My cousin Billie: 15 years old, LOVES horses, has pictures of them in her room, knows everything about them, and has riding lessons, dreams of having her own horse, this interest does not interfere with her school work nor her social life. she can maintain conversations beyond just horses and mostly keeps it to herself unless she finds friends with a similar interest. interested for 5 years. Normal healthy interest

Me: 18 years old, LOVES Sonic the hedgehog, changed my name to a sonic character when i was 13, only drew sonic and still continues too, when i was 14 i couldn't maintain a conversation if it wasn't about sonic. dropped out of school to draw and research sonic. Instead of doing school work i only drew sonic characters. Couldn't make friends unless they shared a interest. people told me, "stop talking about Sonic, PLEASE". interested for 5 years. Special Interest,


The Thing that describes it as a 'special interest' is actually a obsession. its Maladaptive, its Unjustifiable, Its Disturbing and its Atypical. Its what seperates it from a healthy interest.


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kraftiekortie
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21 Jul 2015, 7:30 pm

That's excellent, Zombie!

Couldn't have done it any better myself!



Marybird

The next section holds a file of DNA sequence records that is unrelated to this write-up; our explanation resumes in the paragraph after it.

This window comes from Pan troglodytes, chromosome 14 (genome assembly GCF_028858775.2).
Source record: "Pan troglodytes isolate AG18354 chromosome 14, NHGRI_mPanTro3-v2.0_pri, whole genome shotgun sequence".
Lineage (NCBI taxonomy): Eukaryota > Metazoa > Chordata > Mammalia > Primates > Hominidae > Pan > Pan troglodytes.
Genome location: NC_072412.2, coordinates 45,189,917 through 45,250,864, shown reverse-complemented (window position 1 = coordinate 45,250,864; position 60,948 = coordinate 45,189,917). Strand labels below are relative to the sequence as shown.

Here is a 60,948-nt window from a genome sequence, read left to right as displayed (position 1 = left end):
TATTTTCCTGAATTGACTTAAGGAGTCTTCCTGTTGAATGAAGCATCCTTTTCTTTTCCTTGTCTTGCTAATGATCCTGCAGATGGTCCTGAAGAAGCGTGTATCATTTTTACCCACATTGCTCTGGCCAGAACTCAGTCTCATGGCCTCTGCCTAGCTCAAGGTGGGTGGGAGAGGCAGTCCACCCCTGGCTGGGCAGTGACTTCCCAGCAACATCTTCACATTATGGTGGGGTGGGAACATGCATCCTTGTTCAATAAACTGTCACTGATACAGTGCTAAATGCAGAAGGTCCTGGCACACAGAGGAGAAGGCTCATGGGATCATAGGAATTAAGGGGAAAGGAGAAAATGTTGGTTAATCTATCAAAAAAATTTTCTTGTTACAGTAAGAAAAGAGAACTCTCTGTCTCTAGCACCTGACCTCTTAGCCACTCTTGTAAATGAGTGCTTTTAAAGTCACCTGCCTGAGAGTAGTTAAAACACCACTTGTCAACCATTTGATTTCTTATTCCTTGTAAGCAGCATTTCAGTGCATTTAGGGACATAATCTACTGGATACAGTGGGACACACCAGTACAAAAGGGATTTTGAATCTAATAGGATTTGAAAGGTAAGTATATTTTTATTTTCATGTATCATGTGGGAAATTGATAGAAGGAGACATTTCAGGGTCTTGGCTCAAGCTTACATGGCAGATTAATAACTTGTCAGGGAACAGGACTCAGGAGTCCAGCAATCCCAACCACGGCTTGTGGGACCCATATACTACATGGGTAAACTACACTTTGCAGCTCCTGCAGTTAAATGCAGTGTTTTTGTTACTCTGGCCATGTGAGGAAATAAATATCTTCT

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21 Jul 2015, 11:02 pm

"The apparently ‘restricted’ aspects of restricted interests are at least partly related to pattern detection, in that there are positive emotions in the presence of material presenting a high level of internal structure, and a seeking out of material related in form and structure to what has already been encountered and memorized."
I can't find the article I got this from, but it explains special interests pretty well.
It's like getting addicted to a certain pattern of thought.



tinyteddy
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22 Jul 2015, 9:27 am

starfox wrote:
tinyteddy wrote:
starfox wrote:
I agree with you guys above. I think something crosses the boundary when you get so interested in something that you can't stop thinking even if you want to; even if you have to go to work or something but you can't focus on your job so well because of having a special interest. That's a bit of a problem.


my special interests have always gotten in the way of school and work. i used to work at game stop and my special interest was the sims 3. it was all i thought about. and at work we had sims 3 books and i would read them when i was supposed to be working.


Oh dear. That's really cool though, that that you got to work somewhere that incorporates the things you like.

yeah it was great but unfortunately it distracted me from actually working lol